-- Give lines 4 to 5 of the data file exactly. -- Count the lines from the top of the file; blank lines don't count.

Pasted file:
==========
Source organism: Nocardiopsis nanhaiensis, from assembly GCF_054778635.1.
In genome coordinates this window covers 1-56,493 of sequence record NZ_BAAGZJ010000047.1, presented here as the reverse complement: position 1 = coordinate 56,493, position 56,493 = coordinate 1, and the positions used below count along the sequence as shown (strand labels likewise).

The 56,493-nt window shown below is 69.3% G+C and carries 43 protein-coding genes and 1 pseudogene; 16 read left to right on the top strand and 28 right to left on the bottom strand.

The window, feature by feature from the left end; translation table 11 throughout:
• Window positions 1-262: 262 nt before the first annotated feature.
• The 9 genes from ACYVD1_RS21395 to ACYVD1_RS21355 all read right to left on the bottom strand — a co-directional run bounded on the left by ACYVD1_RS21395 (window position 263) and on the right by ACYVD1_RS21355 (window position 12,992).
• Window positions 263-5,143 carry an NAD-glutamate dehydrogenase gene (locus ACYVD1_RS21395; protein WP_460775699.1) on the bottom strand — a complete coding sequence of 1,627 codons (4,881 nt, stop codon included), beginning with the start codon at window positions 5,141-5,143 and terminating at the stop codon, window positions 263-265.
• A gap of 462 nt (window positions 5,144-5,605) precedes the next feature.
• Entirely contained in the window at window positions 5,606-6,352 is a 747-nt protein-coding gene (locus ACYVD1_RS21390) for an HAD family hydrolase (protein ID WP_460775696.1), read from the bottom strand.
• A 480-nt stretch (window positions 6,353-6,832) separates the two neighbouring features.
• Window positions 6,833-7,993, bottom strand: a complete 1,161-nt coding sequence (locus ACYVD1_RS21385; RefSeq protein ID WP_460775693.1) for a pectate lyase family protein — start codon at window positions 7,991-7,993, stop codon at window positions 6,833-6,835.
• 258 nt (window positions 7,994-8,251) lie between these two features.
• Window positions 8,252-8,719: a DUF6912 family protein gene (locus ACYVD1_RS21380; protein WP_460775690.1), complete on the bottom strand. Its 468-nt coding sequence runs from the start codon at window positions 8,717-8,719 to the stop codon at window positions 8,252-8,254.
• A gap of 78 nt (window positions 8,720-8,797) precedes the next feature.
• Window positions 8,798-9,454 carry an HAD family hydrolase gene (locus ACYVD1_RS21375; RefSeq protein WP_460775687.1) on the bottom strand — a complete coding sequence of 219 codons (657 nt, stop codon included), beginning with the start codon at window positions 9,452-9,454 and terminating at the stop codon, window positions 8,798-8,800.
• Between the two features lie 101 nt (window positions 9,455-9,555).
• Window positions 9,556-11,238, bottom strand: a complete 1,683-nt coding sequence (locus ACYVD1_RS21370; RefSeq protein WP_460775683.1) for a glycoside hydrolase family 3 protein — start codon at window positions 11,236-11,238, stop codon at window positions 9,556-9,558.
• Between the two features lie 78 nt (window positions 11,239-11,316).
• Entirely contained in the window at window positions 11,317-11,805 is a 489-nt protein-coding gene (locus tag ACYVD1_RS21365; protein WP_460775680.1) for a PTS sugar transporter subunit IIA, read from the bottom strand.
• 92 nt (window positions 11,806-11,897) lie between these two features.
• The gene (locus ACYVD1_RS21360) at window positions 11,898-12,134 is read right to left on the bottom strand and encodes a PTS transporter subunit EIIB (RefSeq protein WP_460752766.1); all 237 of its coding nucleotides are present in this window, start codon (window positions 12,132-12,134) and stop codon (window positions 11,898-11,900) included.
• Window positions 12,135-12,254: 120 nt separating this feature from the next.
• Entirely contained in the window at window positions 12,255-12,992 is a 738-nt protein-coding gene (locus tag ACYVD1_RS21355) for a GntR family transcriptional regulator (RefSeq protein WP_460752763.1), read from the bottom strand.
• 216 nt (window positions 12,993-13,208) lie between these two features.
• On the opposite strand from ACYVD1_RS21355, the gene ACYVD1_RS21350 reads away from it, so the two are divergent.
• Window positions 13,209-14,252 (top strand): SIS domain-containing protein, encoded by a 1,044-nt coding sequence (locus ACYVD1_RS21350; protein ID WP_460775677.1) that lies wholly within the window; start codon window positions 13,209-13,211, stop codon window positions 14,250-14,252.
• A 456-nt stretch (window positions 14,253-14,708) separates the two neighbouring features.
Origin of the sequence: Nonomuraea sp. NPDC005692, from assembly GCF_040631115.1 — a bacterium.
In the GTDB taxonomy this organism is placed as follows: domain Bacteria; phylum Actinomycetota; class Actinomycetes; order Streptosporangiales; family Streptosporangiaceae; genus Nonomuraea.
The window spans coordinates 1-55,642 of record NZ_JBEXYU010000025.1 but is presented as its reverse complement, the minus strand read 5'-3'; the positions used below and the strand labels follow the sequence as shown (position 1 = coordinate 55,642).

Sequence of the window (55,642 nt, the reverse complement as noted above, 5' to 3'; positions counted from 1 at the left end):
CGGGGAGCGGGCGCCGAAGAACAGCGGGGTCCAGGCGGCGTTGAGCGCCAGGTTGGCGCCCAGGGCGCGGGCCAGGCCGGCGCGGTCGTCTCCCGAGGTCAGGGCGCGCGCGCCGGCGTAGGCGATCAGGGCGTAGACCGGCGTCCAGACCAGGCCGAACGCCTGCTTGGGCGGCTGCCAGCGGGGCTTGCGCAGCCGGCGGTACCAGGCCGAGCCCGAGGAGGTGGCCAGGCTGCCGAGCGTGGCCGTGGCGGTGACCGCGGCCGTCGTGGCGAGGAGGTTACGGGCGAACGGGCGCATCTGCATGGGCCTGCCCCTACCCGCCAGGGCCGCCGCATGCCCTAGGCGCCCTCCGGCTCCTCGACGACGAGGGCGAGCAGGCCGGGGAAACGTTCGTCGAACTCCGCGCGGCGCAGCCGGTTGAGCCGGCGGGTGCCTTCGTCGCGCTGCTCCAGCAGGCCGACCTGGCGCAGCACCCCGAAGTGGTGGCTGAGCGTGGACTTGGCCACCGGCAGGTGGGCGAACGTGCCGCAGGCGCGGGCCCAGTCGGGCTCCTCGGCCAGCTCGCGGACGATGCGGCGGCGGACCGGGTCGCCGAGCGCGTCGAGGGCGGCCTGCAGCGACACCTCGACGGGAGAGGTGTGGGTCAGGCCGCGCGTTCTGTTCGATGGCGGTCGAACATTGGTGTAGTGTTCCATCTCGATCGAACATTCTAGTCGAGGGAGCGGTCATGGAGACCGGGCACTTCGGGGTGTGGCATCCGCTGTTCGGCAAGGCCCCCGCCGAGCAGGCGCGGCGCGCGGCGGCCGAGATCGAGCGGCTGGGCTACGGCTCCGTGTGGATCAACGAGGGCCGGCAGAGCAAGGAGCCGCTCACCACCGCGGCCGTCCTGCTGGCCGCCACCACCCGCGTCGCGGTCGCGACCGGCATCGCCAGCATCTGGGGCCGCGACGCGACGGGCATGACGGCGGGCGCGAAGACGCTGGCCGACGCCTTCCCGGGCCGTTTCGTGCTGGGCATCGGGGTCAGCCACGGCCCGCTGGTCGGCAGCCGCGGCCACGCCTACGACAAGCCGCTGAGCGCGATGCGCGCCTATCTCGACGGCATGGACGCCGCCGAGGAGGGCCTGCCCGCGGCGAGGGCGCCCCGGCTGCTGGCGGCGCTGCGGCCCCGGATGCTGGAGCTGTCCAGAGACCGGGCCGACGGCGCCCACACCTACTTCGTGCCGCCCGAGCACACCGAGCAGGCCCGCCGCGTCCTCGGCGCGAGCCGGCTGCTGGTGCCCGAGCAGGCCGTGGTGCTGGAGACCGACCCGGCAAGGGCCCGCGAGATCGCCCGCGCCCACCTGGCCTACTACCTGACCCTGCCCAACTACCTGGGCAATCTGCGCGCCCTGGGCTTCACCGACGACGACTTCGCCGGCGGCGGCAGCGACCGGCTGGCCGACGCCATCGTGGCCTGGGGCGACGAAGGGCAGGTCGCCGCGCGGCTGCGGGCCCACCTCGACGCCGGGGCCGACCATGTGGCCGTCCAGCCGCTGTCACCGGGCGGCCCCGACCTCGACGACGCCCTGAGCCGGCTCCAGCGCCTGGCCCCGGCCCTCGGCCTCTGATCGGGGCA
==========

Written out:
The window, feature by feature from the left end; translation table 11 throughout:
• Window positions 1-262: 262 nt before the first annotated feature.